It is hard to believe that it has been five years. Five years since one of the worst scandals ever to hit our community shattered relationships, destroyed trust, left us questioning ourselves. Five years since Jerry Sandusky was arrested and charged with child sexual abuse. A lot can change in five years.
While certainly there are those in our community who are tired of hearing about child sexual abuse, wish the issue would just go away or just want to pretend it didn’t happen, there are others who cannot and will not let it rest. They are the victims of Sandusky and others (and yes, there are many others) for whom rest doesn’t come easily. They are the adults still struggling with nightmares, guilt and shame, physical and psychological health problems. They still struggle to understand why it happened to them, why no one noticed, why no one stepped up to protect them. Victims are also, however, moving toward becoming survivors; finding the help that they need, learning new coping skills, becoming advocates for others.
There are others in our community who will not let the issue of child sexual abuse rest. They are advocates and service providers who educate the community about the reality of abuse; counselors who respond and work with children and adult victims; community members who have taken it upon themselves to learn about child sexual abuse and who speak up in their schools, organizations and neighborhoods when they see a problem. They are part of the 6,600 Centre Countians who have completed the Stewards of Children child abuse prevention program, who gave two hours of their time to learn how to keep children safer.
In the past five years, much has changed. There is a much greater awareness of the danger child sexual abuse poses. Many more people understand the dynamics, know the signs, and will called to report it. Many more professionals have completed training to be Mandated Reporters of child abuse and they know how and when to make a report to Childline (800-932-0313 or www.KeepKidsSafe.PA.gov). Centre County now has a Children’s Advocacy Center to provide state of the art care for those children who have experienced child abuse. And the Centre County Women’s Resource Center has support groups and services for adult female survivors and has begun a partnership with the Peaceful Hearts Foundation and the National Sexual Violence Resource Center to more effectively address the needs of adult male survivors of sexual abuse. A lot can change in five years — but it is not enough.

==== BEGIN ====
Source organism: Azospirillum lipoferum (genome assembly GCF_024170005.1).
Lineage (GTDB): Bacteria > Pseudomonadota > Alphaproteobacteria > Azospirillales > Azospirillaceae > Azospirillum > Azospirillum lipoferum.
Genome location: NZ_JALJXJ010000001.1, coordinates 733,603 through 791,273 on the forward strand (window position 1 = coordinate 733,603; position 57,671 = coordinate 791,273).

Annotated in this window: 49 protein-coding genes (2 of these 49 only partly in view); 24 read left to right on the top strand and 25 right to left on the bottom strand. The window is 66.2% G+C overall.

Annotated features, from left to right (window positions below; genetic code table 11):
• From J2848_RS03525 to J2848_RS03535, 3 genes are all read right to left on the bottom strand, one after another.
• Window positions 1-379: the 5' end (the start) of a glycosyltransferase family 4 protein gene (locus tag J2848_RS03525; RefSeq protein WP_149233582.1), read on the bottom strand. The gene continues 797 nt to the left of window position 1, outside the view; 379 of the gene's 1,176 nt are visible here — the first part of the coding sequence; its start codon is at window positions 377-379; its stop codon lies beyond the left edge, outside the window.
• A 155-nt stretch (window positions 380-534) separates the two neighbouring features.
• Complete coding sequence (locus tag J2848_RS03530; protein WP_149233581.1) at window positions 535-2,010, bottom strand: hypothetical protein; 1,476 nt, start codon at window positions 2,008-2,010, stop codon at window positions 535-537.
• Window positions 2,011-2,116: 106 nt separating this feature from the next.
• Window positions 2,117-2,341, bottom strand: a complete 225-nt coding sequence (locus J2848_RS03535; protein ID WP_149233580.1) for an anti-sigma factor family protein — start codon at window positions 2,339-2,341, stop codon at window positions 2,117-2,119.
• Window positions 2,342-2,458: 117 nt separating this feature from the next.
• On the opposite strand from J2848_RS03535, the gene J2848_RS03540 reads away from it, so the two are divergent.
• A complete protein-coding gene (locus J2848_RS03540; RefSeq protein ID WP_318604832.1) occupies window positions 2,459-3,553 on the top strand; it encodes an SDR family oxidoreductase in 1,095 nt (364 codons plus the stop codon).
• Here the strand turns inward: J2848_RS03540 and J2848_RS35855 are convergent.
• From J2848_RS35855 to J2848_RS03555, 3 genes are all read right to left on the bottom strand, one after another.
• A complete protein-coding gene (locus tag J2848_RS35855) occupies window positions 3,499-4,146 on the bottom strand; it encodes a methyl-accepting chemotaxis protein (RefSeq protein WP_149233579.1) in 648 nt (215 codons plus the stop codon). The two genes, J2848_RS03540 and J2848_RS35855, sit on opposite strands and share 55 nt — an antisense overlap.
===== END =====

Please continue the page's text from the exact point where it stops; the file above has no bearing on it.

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The number of people who have taken the Stewards of Children program is less than 10 percent of the Centre County population. Too many people still don’t know how to report suspected child abuse or are afraid of what might happen if they do. And too many kids still experience the devastating abuse that can leave a lifetime of scars. If you would like to be part of the solution, you can find a Stewards of Children training at the YMCA of Centre Co. website, or go to the CCWRC website to find out how to become a counselor/advocate volunteer. The work is not done, the fight is not over, and it won’t be until not one more child suffers at the hands of an abuser.
Anne K. Ard is the executive director of the Centre County Women’s Resource Center, 140 W. Nittany Ave., State College. Contact her at 238-7066 or at firstname.lastname@example.org.